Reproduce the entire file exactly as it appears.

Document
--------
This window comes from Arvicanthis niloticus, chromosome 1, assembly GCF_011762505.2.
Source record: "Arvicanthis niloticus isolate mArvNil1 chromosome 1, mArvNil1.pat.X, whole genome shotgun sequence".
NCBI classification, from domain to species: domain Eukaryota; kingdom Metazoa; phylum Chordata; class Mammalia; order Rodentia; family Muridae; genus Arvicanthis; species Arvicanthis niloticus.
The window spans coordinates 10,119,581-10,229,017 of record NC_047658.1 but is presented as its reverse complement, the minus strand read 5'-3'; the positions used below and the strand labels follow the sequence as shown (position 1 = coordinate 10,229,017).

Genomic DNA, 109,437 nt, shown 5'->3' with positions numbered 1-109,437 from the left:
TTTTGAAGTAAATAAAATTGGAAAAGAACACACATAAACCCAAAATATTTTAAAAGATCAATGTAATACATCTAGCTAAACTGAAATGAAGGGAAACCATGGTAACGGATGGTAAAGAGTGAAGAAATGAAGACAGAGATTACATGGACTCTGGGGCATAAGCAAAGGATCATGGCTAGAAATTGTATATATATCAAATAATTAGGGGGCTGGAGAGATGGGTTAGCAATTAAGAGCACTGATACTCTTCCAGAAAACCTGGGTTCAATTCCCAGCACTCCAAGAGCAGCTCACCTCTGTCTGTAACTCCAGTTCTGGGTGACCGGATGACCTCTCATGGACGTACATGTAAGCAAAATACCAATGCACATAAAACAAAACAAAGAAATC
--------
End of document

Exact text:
This window comes from Arvicanthis niloticus, chromosome 1, assembly GCF_011762505.2.
Source record: "Arvicanthis niloticus isolate mArvNil1 chromosome 1, mArvNil1.pat.X, whole genome shotgun sequence".
NCBI classification, from domain to species: domain Eukaryota; kingdom Metazoa; phylum Chordata; class Mammalia; order Rodentia; family Muridae; genus Arvicanthis; species Arvicanthis niloticus.
The window spans coordinates 10,119,581-10,229,017 of record NC_047658.1 but is presented as its reverse complement, the minus strand read 5'-3'; the positions used below and the strand labels follow the sequence as shown (position 1 = coordinate 10,229,017).

Genomic DNA, 109,437 nt, shown 5'->3' with positions numbered 1-109,437 from the left:
TTTTGAAGTAAATAAAATTGGAAAAGAACACACATAAACCCAAAATATTTTAAAAGATCAATGTAATACATCTAGCTAAACTGAAATGAAGGGAAACCATGGTAACGGATGGTAAAGAGTGAAGAAATGAAGACAGAGATTACATGGACTCTGGGGCATAAGCAAAGGATCATGGCTAGAAATTGTATATATATCAAATAATTAGGGGGCTGGAGAGATGGGTTAGCAATTAAGAGCACTGATACTCTTCCAGAAAACCTGGGTTCAATTCCCAGCACTCCAAGAGCAGCTCACCTCTGTCTGTAACTCCAGTTCTGGGTGACCGGATGACCTCTCATGGACGTACATGTAAGCAAAATACCAATGCACATAAAACAAAACAAAGAAATC